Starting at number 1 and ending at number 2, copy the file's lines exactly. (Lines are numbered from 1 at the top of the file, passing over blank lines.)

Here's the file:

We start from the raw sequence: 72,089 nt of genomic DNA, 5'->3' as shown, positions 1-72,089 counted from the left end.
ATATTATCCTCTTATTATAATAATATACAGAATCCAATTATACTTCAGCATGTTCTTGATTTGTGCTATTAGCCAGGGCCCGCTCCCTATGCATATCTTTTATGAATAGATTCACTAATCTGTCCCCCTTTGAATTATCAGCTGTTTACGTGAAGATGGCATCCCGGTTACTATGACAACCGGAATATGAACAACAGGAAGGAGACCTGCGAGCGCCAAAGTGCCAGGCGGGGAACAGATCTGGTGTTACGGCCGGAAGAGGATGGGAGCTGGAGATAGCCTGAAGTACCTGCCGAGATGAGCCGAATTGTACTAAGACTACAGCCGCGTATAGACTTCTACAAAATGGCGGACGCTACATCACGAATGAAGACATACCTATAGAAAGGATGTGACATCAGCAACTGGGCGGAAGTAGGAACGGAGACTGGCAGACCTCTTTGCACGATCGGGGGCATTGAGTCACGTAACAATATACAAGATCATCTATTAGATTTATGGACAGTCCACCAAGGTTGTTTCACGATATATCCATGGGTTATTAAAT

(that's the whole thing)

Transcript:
We start from the raw sequence: 72,089 nt of genomic DNA, 5'->3' as shown, positions 1-72,089 counted from the left end.
ATATTATCCTCTTATTATAATAATATACAGAATCCAATTATACTTCAGCATGTTCTTGATTTGTGCTATTAGCCAGGGCCCGCTCCCTATGCATATCTTTTATGAATAGATTCACTAATCTGTCCCCCTTTGAATTATCAGCTGTTTACGTGAAGATGGCATCCCGGTTACTATGACAACCGGAATATGAACAACAGGAAGGAGACCTGCGAGCGCCAAAGTGCCAGGCGGGGAACAGATCTGGTGTTACGGCCGGAAGAGGATGGGAGCTGGAGATAGCCTGAAGTACCTGCCGAGATGAGCCGAATTGTACTAAGACTACAGCCGCGTATAGACTTCTACAAAATGGCGGACGCTACATCACGAATGAAGACATACCTATAGAAAGGATGTGACATCAGCAACTGGGCGGAAGTAGGAACGGAGACTGGCAGACCTCTTTGCACGATCGGGGGCATTGAGTCACGTAACAATATACAAGATCATCTATTAGATTTATGGACAGTCCACCAAGGTTGTTTCACGATATATCCATGGGTTATTAAAT